THEY are famous for their huge lunchtime cues, cheap and cheerful service and cut-price sausage rolls.
But now new Greggs bakeries across the UK are to be fitted with polished wood fittings, soft lighting and gourmet coffee.
The revamped look is part of a marketing blitz to take the discount chain upmarket as brands like the Czech carmaker Skoda have done in recent years.
And the group has even ditched Paddy McGuinness, the Bolton comedian, from its new advert, in favour of the Gracie Fields’ classic ‘If I Knew You Were Coming I’d have Baked a Cake’ in an attempt to portray the brand as a classic British bakers.
They also hope to boost the fortunes of the chain – which opened its first store in Tyneside 70 years ago – in the south of England.
Greggs have said that they will open around 60 stores across the UK this year, testing a number of different furnishings, but have not yet set on a style for Scotland.
Ken McMeikan, Greggs’ chief executive, said that the move to was bolster the business against competition from Pret A Manger, Subway and Starbucks.
He said: “By making it a much more enjoyable shopping experience, the customers get to see more quality, more of the products and we’re seeing more customers come in who haven’t tried Greggs before.
“This is a more crowded high street that five or 10 years ago.”
McMeikan added they hope to give the stores more of a coffee shop experience, after customers complained that queuing was too stressful.
He said: “There was a pressure point at the queue, with shoppers feeling a little pressured because you had people behind you and you have a make a decision.”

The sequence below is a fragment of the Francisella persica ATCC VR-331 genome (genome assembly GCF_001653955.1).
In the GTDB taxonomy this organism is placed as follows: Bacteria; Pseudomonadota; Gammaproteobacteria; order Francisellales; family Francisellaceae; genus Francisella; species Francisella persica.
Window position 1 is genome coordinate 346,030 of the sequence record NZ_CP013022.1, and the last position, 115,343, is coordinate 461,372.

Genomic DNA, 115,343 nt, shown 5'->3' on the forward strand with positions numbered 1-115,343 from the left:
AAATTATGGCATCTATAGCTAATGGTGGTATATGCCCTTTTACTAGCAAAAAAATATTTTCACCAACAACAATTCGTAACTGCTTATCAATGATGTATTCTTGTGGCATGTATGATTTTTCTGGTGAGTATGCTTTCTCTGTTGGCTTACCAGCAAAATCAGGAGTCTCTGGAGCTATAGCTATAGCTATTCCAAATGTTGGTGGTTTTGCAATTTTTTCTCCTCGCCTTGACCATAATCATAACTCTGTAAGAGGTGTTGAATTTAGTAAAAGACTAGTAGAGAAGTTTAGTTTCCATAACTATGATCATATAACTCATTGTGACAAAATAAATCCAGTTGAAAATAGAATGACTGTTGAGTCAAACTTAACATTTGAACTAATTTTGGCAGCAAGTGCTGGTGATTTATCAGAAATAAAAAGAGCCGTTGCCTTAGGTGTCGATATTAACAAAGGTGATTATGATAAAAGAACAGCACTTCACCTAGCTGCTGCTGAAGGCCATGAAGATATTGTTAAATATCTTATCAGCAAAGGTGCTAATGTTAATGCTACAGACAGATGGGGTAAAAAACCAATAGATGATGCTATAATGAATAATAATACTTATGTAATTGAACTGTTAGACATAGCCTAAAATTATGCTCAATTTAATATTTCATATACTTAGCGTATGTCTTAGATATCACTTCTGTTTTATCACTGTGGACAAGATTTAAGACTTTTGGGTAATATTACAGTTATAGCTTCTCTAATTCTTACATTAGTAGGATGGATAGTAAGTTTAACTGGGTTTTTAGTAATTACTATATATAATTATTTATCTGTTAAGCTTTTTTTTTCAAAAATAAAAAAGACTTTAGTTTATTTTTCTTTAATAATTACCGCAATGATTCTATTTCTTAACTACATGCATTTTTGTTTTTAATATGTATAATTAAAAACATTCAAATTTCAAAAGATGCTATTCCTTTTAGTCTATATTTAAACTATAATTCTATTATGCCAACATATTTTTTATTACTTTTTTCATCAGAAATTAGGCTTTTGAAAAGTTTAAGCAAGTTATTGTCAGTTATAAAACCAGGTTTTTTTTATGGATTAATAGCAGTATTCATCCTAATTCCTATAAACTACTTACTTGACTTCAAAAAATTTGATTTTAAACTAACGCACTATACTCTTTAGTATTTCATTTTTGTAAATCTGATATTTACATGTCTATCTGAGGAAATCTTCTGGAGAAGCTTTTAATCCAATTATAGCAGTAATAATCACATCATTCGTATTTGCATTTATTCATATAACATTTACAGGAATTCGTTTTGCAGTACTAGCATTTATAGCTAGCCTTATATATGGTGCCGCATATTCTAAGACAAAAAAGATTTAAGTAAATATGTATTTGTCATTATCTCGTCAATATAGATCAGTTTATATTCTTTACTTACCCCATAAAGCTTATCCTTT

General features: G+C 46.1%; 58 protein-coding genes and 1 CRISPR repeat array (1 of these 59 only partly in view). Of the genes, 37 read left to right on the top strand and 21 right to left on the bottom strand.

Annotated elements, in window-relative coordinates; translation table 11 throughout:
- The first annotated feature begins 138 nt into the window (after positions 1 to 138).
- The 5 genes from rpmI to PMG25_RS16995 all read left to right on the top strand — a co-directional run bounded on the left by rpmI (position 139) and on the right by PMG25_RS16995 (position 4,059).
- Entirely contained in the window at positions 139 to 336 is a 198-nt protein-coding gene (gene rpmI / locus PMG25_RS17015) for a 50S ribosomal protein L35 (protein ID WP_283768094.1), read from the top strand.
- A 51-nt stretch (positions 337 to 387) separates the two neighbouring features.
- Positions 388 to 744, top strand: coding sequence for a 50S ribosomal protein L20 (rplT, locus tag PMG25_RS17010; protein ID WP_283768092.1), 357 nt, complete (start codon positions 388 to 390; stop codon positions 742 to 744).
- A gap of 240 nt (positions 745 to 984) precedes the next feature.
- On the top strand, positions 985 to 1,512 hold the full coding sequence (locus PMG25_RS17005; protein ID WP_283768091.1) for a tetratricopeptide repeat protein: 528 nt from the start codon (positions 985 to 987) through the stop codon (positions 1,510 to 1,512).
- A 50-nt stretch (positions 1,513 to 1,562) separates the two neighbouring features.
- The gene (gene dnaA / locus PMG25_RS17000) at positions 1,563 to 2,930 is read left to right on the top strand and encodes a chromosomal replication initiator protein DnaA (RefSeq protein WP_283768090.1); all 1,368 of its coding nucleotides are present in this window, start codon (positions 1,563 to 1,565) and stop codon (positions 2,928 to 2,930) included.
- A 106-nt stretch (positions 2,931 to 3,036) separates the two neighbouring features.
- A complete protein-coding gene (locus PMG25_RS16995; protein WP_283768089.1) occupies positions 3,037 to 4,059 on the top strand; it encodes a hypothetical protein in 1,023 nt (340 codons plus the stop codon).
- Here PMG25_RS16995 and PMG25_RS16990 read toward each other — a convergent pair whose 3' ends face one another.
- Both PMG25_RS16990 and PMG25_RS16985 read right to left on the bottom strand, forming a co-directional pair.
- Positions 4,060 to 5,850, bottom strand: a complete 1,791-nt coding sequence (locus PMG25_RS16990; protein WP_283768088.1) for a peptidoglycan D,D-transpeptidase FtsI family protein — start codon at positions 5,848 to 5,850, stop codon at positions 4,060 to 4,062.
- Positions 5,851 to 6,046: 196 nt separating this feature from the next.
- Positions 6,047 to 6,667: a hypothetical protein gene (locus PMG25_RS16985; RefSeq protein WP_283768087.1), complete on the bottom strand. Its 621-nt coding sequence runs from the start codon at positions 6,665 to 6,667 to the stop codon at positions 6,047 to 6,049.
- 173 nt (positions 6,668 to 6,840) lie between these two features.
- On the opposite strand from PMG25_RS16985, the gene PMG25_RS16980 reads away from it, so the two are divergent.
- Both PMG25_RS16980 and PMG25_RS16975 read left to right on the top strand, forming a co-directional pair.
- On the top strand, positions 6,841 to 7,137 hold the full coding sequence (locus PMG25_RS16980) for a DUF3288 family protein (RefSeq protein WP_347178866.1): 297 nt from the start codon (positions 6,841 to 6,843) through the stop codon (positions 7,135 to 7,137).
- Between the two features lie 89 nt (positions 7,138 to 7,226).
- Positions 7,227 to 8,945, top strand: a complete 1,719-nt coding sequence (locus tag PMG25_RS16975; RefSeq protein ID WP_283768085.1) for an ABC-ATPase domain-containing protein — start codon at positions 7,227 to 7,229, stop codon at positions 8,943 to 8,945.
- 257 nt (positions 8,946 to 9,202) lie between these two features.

Greggs have now moved the counters back from entrances and highlighted that their sandwiches and pasties are made within each store.
McMeikan added: “We have got everyone from barristers to builders.”
Patrick Barwise, professor of management and marketing at London Business School said that Greggs was following Morrison’s in emphasising fresh food and chasing affluent shoppers.
He said: “If people are already aware of the brand, then you don’t have necessarily have to reiterate what they already think about you, particularly when you’re trying to shift brand perception – the classic case would be Skoda.”
He added that the challenge would be to emphasise the quality of the brand, without losing its position in the market as a supplier of cheap pies and pastries.
Nick Coulter, retail analyst at the investment bank Numis, said: “Most of the City has been screaming at them for the last 18 months to let their prices go up, but they have jealously guarded the value part of their offer.”